This editorial represents the views of the Forum of Fargo-Moorhead management and the Editorial Board.
Let’s dispense with ridiculous scare claims that mail-in voting is not secure or reliable and poses any risk whatsoever to an accurate count in the November election.
That’s especially true in North Dakota and Minnesota. Both states require those who want to vote by mail to submit ballot applications, an important safeguard to ensure that ballots go to actual voters.
North Dakota, in fact, could serve as a model for voting by mail. Thirty-two of North Dakota’s 53 counties have voted exclusively by mail for decades, with some beginning at least by the early 1990s.
The trend became more widespread in the early 2000s, when the cost of secure voting machines drove many of North Dakota’s smallest counties to embrace voting by mail. As a result, the state has had decades to refine the procedures to ensure fair and smooth voting by mail.
Now, as the nation continues to grapple with the greatest public health crisis in a century due to the coronavirus pandemic, voting by mail has never been so important. Many voters understandably want to avoid the risks of going to a crowded polling place in the November election.
Fortunately, there are plenty of options. In Cass County, for example, voters can vote by mail, go to an early voting center or go to the polls on Election Day, Nov. 3. Election officials are arranging for polling centers with ample space for voters and poll workers to maintain safe distances.
But voting by mail is an obvious safe-voting option in the pandemic. In fact, the June primary in North Dakota was conducted exclusively by mail. North Dakotans embraced voting by mail in the June primary and mailed in their ballots in unprecedented numbers.
In North Dakota, every county now has a high-speed ballot counter — machines that were essential in handling the huge volume of ballots in the June primary. Election officials face an even greater challenge in the upcoming November election. Turnout in general elections is much greater than in primaries.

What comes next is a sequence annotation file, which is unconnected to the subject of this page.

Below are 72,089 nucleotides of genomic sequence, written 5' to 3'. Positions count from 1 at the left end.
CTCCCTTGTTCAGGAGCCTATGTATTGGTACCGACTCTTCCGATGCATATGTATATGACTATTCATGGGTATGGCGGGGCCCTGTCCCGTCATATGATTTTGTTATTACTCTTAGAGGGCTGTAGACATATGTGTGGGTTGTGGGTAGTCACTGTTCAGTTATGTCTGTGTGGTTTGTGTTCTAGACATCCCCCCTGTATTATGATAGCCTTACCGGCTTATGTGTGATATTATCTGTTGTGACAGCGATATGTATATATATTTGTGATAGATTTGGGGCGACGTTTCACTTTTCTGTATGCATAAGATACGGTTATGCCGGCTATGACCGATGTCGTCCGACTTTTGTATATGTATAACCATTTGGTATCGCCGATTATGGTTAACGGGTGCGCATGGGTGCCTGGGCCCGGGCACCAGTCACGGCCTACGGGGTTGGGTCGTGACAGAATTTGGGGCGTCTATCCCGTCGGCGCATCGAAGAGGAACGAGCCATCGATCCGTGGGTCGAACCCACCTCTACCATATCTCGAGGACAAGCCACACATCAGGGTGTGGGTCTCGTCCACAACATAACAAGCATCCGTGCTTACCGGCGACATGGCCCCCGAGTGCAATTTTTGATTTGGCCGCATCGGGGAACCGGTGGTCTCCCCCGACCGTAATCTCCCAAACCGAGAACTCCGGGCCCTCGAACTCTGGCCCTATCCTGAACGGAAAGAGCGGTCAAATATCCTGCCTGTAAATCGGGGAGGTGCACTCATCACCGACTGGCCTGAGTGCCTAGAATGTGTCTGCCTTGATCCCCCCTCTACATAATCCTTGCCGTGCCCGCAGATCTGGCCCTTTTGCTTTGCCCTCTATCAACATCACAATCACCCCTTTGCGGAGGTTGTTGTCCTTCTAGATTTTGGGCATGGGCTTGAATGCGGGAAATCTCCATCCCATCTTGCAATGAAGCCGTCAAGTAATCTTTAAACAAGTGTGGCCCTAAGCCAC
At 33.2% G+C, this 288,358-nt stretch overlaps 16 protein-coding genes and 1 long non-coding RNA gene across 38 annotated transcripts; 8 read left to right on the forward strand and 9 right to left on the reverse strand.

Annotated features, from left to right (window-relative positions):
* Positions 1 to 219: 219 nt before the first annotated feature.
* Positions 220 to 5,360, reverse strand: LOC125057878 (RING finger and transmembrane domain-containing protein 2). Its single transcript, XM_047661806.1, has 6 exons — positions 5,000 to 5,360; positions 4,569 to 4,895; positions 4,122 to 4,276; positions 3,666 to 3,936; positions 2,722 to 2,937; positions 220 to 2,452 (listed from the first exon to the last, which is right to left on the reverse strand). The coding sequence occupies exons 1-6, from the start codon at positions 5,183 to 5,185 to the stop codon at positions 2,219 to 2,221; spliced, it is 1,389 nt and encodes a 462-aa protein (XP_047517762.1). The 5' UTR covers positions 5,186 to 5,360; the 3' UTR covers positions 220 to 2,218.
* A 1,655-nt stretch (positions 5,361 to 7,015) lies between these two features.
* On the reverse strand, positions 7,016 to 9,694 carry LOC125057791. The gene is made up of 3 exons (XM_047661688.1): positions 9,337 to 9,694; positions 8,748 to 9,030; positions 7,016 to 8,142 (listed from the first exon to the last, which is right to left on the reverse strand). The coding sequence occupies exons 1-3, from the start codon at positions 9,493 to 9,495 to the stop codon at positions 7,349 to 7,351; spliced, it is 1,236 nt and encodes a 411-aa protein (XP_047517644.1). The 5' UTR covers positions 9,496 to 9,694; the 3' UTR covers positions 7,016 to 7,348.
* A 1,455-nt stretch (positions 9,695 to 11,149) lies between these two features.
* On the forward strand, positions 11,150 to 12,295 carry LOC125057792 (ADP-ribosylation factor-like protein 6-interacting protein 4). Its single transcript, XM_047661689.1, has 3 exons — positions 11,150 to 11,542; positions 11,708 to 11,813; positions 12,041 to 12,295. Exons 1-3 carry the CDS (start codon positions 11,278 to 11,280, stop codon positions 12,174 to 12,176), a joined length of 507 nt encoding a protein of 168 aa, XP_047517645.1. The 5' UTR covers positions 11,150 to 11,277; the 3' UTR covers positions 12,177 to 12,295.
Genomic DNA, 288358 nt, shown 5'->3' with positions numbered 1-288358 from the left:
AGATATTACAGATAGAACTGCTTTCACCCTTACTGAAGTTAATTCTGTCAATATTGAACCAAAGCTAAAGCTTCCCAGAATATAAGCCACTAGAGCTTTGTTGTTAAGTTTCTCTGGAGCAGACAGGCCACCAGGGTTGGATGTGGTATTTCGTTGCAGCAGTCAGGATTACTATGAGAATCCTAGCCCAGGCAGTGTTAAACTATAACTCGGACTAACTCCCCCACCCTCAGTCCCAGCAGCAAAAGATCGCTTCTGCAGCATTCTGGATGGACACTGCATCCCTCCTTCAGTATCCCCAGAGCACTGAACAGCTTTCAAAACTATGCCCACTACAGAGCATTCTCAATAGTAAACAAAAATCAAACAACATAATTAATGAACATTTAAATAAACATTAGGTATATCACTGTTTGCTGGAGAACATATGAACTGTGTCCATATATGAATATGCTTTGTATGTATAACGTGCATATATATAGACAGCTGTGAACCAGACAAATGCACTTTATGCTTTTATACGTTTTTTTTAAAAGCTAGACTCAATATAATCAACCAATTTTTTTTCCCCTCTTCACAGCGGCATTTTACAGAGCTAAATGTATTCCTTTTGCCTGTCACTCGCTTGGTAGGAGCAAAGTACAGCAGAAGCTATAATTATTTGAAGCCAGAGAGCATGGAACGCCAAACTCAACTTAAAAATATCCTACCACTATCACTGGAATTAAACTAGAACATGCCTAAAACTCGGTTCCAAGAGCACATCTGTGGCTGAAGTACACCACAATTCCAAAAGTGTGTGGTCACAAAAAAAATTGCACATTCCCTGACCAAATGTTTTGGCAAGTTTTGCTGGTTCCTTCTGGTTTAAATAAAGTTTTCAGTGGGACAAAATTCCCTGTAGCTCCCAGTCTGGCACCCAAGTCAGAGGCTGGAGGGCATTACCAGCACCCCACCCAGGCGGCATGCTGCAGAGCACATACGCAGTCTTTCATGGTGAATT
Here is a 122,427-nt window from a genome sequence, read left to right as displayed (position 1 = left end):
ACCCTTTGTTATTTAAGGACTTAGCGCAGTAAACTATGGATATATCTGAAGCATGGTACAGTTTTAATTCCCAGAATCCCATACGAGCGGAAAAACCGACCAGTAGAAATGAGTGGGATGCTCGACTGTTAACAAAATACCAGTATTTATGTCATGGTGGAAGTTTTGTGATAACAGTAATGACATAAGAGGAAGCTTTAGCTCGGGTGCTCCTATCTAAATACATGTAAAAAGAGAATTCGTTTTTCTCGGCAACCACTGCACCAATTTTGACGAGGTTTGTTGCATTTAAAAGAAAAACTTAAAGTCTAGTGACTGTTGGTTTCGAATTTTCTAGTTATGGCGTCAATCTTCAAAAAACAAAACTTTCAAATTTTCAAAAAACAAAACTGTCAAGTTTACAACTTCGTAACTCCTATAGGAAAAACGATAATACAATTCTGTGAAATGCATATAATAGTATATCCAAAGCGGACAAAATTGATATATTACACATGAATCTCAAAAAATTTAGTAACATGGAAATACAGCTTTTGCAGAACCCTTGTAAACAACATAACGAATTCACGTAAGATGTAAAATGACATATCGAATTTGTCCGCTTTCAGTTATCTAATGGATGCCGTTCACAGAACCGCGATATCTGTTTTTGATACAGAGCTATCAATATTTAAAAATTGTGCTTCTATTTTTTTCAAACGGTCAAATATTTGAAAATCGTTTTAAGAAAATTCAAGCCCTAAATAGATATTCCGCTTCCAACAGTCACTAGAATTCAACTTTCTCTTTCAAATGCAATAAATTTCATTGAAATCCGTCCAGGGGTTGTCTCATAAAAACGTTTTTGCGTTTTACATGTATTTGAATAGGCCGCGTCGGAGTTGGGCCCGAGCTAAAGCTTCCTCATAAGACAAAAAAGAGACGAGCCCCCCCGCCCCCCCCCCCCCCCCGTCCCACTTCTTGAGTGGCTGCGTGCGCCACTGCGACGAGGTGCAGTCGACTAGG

You can help ensure a smooth count — and ensure that your vote is counting — by voting early by mail. Don’t wait for the last minute. Postal officials have already warned that the high volume of mail during the election will result in slower deliveries.
In North Dakota, to be counted mailed ballots must be postmarked no later than Nov. 2, the day before the election, and must be received by Nov. 9. So don’t wait to apply for a mail-in ballot and, when election day approaches, mail your ballot well ahead of the deadline.
Minnesota voters should have their ballots for the August primary postmarked no later than Aug. 11, the primary election date, to be counted.
Voting by mail is convenient for voters and healthy for democracy, which requires citizens to be highly engaged in electing their leaders and making their preferences known at the polls.
And in the midst of this pandemic, voting by mail is a vital option for those who want to avoid gatherings. So feel free to vote by mail — and vote early.